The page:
North Huvadhoo Atoll (Gaafu Alifu)

Melaimu, north of Kolomaafushi Island. This was a great anchorage; the pass (Viligili Kandu) on the NW was easy to find and very wide. Strangely, there is a whole island to port of the passage which is not on the Navionics chart, at 00:52N 73:11.3E. We entered the passage from 00:51.867N 73:11.002E and anchored in two places: in 2010, in 8m good holding sand at 00:50.884N 73:11.049E; but in 2013 we were less brave and dropped in 7.5m at 00:51.187N 73:11.007E where there is more sand and less bommie. The anchorage is a bit exposed to a northerly roll from the kandu, but the reefs give good protection from the sea from NW to SW.

Snorkelling the reef, both further up towards the passage and bommie areas, was superb! Rays, sharks, good coral, big shoals of fish. In 2010 we were approached by local fisherman who gave us a rainbow runner for supper in exchange for cigarettes and soft drinks (they had asked for booze). They were proud of their catch of a sailfish. In 2013 crew from a nearby anchored fishing boat approached to chat and request beer… they got cigarettes instead.


Veymandhoo Island
Veymandhoo Island is on the southern tip of the atoll, which we entered via broad Veymandhoo Kandu to the east of the Island. We kept the island and reef to port. There is a fairly large entrance that takes you into a busy harbour, after which is the lagoon entrance, entered from 02:11.5N 73:05.9E. It consists of two man-made piles of rubble as channel liners, with a pole to port on the outside and a pole to SB on the inside. We saw well over 4 metres in the channel. Once through the entrance, there is a floating structure ahead, and a bommie to SB; we went between these two and then watched for the occasional bommies (some are marked by poles). We anchored in 7metres in sand at 02:11.292N and 73 05.296E.
The town (capital of the Atoll) had a good supermarket (frozen chicken and a fair variety of vegetables and fruit), and we had good short eats near the old jetty.



Kedhigadu Island
Kedhigadu is an uninhabited island near (NW of) Kudahuvadhoo at the southern end of the atoll. We entered the atoll via a passage on the west, and it was easy, in good light, to travel down inside the atoll. We had information on Kudahuvadhoo and were heading there, but the two uninhabited islands of Kedhigadu and Maafushi looked beautiful, and as we approached them directly from inside the atoll we found the reef of the lagoon area very thin, only crossing a 9m-deep “bar” to get into the lagoon. The lagoon had depths of 8 – 17m throughout, but with occasional bommies. We anchored at 02:41.852N 72:51.346E in 12m. It is somewhat exposed to the north.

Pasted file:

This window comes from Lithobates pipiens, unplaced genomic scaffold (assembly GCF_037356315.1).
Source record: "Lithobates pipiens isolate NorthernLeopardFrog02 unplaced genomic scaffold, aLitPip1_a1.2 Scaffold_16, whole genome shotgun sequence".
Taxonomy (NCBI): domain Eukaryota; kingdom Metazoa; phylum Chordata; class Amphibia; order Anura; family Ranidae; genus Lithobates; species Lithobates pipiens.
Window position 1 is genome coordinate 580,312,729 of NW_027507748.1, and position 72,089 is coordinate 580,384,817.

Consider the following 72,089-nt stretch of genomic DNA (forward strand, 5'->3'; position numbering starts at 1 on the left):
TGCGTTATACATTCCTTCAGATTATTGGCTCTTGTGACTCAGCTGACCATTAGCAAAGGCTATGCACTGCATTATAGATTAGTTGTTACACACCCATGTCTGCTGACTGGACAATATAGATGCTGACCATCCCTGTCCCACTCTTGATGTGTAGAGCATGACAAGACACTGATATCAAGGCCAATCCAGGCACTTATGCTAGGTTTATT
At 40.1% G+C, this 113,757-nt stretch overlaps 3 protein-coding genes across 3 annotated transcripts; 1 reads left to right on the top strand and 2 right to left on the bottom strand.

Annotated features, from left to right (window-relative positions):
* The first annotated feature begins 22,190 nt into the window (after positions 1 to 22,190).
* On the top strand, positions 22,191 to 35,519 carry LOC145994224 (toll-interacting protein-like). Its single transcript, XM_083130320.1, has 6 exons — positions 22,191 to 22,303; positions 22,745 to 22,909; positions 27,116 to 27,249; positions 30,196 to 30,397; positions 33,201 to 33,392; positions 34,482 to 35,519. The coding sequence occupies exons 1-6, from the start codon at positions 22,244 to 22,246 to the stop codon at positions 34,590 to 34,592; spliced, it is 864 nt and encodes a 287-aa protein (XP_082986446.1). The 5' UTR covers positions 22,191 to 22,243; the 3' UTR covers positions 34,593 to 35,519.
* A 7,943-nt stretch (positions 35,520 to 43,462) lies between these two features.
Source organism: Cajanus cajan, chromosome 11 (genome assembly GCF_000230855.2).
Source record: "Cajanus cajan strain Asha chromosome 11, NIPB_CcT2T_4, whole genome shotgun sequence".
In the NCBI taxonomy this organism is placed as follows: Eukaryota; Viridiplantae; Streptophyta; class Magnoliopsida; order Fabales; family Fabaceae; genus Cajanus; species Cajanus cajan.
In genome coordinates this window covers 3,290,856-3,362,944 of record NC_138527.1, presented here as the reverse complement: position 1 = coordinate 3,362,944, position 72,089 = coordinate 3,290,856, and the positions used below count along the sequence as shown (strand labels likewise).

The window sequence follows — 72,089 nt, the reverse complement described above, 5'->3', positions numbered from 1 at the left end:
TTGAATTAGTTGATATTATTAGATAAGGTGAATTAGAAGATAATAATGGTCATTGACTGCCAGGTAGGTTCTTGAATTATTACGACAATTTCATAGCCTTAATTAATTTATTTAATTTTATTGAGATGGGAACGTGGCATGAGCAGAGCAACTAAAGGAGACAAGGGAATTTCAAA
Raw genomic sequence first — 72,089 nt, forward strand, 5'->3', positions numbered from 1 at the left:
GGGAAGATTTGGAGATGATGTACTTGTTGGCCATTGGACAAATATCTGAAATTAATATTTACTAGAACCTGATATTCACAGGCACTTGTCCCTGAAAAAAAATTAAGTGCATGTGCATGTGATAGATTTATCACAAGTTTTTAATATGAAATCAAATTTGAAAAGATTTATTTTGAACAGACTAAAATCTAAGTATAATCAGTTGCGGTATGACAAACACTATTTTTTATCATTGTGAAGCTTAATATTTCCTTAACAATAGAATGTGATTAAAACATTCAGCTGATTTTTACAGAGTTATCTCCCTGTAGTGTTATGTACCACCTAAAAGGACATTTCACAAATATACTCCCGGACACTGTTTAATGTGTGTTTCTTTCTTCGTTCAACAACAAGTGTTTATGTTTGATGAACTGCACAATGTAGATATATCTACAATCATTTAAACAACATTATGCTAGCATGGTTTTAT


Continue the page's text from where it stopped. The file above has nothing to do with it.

This is a fantastic spot, with beautiful islands and great snorkelling at the small wall between you and the island. Some friendly local fishermen came for a visit and to invite us to the island, but we had no need to go there.


Magoodhoo Island
Magoodhoo is on the SE corner of the atoll. We entered the atoll through Maavaashi Kandu (SW entry); it is an easy, deep broad kandu. Crossing the atoll was easy and we approached Magoodhoo Island from the west.

The reef enclosing the lagoon has a fairly obvious entry channel at its north end (seen by water colour differences in good light) but is also indicated by buoys. We entered the channel through the reef at 03:05.14N 72:57.12E; leave the white buoy to port and then the black buoy to S/B taking care not to approach these buoys too closely. The channel is deep, over 12 metres, and the lagoon is generally deep, sand-bottomed, with some bommies, easily seen in good light. We anchored in 10 metres at 03:04.85N  72:57.49 E.

There is good snorkelling: a drift snorkel at the entrance to the lagoon from white buoy, then at the bommie indicated by black buoy. A large bommie further into the lagoon was wonderful for snorkelling. When we anchored there was foul water around us, trapped by the encircling reef… but it attracted two huge manta rays, which then spent two hours feeding around the boat!

The town is interesting and people are very friendly; we were visited on the boat by three gentlemen who welcomed us with coconuts, and we bought fish from another informative man. The town’s harbour is on the north side of the island; it is lit at night but apparently not suitable for yachts.

south Ari Atoll (Alifu Dhaalu)

Maamigili Island
This is a useful stop to catch the ferry or fly to Male, but it is functional. The dinghy may be taken to the beach on the SE end of the lagoon to walk to the ferry terminal (2013: ferries Tuesday, Thursday, Saturday, leave at 8am, arrive Male 3pm); or take dinghy to the jetty along the main channel and follow the road alongside the outer island edge to reach the airport (short walk). There is a small village.